Beginning in the 1990s, the contentious “memory wars” divided psychologists into two schools of thought: that adults’ recovered memories of childhood abuse were generally true, or that they were generally not, calling theories, therapies, professional ethics, and survivor credibility into question. More recently, findings from cognitive psychology and neuroimaging as well as new theoretical constructs are bringing balance, if not reconciliation, to this polarizing debate. Based on presentations at the 2010 Nebraska Symposium on Motivation, True and False Recovered Memories: Toward a Reconciliation of the Debate assembles an expert panel of scholars, professors, and clinicians to update and expand research and knowledge about the complex interaction of cognitive, emotional, and motivational factors involved in remembering—and forgetting—severe childhood trauma. Contrasting viewpoints, elaborations on existing ideas, challenges to accepted models, and intriguing experimental data shed light on such issues as the intricacies of identity construction in memory, post-trauma brain development, and the role of suggestive therapeutic techniques in creating false memories. Taken together, these papers add significant new dimensions to a rapidly evolving field. Featured in the coverage: The cognitive neuroscience of true and false memories. Toward a cognitive-neurobiological model of motivated forgetting. The search for repressed memory. A theoretical framework for understanding recovered memory experiences. Cognitive underpinnings of recovered memories of childhood sexual abuse. Motivated forgetting and misremembering: perspectives from betrayal trauma theory. Clinical and cognitive psychologists on all sides of the debate will welcome True and False Recovered Memories as a trustworthy reference, an impartial guide to ongoing controversies, and a springboard for future inquiry.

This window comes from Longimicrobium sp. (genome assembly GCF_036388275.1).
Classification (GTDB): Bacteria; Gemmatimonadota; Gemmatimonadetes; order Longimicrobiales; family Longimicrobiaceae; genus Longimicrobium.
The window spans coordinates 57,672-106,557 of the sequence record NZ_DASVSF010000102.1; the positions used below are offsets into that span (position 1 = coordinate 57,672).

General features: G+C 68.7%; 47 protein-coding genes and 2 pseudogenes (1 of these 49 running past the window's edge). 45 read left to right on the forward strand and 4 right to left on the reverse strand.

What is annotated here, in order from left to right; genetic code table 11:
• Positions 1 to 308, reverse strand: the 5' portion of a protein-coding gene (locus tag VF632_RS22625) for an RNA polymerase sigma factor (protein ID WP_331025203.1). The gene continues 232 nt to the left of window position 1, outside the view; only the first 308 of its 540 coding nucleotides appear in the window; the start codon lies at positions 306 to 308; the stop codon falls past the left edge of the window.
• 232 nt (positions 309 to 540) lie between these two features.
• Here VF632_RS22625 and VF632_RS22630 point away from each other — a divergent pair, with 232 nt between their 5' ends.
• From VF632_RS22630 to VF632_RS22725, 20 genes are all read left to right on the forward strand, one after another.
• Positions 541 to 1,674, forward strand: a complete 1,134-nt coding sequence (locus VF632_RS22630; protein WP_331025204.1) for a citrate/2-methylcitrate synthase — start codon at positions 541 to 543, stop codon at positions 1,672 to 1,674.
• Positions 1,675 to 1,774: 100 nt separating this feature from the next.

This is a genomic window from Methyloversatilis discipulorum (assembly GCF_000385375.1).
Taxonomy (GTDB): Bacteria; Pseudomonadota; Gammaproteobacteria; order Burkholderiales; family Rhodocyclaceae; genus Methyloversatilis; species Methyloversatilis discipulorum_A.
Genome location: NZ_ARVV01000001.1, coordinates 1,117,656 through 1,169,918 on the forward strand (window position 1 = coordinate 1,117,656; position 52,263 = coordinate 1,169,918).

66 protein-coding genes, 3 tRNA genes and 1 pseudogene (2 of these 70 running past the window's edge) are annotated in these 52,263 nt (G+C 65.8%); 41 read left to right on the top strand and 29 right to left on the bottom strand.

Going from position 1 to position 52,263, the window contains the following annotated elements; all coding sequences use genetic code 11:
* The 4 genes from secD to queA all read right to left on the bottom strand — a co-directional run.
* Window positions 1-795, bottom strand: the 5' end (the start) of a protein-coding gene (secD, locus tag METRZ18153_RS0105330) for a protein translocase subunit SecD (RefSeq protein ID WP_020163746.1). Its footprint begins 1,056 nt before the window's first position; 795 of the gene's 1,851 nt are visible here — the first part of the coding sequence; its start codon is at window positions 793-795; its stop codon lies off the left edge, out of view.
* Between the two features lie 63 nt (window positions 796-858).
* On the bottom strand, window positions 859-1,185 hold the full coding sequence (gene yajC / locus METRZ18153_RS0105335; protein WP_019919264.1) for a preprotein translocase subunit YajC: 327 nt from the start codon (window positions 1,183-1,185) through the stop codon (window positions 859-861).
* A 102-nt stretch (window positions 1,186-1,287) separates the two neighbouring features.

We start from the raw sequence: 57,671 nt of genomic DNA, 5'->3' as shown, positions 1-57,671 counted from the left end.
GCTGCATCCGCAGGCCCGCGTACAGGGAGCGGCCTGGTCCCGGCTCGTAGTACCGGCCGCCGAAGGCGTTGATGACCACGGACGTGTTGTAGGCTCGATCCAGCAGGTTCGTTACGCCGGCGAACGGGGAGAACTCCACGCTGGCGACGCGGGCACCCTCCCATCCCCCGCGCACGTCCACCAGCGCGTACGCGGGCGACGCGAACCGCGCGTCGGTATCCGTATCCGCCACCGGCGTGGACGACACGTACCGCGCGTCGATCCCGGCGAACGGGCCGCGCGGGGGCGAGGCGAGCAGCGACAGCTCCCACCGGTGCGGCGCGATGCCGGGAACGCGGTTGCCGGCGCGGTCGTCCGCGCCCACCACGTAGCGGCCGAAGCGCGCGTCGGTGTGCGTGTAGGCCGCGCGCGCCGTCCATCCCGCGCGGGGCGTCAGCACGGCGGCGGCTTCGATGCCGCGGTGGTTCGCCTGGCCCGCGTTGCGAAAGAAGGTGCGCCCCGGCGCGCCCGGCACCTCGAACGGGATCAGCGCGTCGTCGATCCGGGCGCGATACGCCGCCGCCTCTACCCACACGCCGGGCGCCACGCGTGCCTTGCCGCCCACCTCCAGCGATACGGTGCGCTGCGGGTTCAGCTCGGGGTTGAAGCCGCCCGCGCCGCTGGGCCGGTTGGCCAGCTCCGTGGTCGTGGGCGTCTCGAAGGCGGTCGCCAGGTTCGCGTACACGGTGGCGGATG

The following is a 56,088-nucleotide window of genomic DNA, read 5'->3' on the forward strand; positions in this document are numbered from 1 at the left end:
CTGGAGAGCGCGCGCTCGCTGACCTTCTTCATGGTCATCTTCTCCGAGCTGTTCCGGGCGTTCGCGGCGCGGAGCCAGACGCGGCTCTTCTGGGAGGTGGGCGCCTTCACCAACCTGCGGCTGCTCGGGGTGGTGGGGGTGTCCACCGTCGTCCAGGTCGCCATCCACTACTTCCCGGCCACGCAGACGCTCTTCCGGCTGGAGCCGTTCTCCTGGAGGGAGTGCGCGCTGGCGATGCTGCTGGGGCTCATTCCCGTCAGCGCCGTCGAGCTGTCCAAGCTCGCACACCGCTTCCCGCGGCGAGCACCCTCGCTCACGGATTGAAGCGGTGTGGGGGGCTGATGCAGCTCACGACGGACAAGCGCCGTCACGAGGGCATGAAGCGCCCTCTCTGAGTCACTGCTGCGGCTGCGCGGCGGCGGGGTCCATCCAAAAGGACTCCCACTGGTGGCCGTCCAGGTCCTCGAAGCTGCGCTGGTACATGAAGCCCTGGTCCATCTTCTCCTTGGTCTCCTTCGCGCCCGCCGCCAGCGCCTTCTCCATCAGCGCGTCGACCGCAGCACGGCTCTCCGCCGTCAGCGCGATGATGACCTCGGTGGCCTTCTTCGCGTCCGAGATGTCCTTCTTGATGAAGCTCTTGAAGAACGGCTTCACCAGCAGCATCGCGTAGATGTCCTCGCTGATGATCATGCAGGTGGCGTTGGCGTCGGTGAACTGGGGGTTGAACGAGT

Seminar paper from the year 2008 in the subject History - America, grade: 1,0, University of Cape Town (Department of Historical Studies ), course: Hollywood & the Vietnam War, language: English, abstract: In terms of methodology it will be worthwhile first to take a closer look at the theory of collective memory in order to understand its relevance for a nation's self-understanding and the way that society's individual members rely on it. In a next step, the concepts of Turner's frontier myth thesis as well as Kennedy's New Frontier will be outlined in order to point out the contents of the nation's mythology and to determine elements to look out for in films. As we will see, the figure of the individual frontier hero will be of paramount importance. Finally, the main part will focus on the way in which the U.S. frontier myth and particularly the frontier hero actually figure within some Hollywood representations of the war. What is the appearance of the frontier heroes and what experiences do they make on the New Frontier in Vietnam? How can these experiences be characterized and set against the traditional qualities of the frontier myth? Within the framework of this paper, the choice of films must necessarily be exemplary. The three films that will be discussed here are among the most widely distributed films dealing with the Vietnam War. Moreover, as I hope to demonstrate in this paper, they are exemplary for three different ways of responding to the threat that this war posed to the frontier myth: its assertion, its transformation and its dismissal.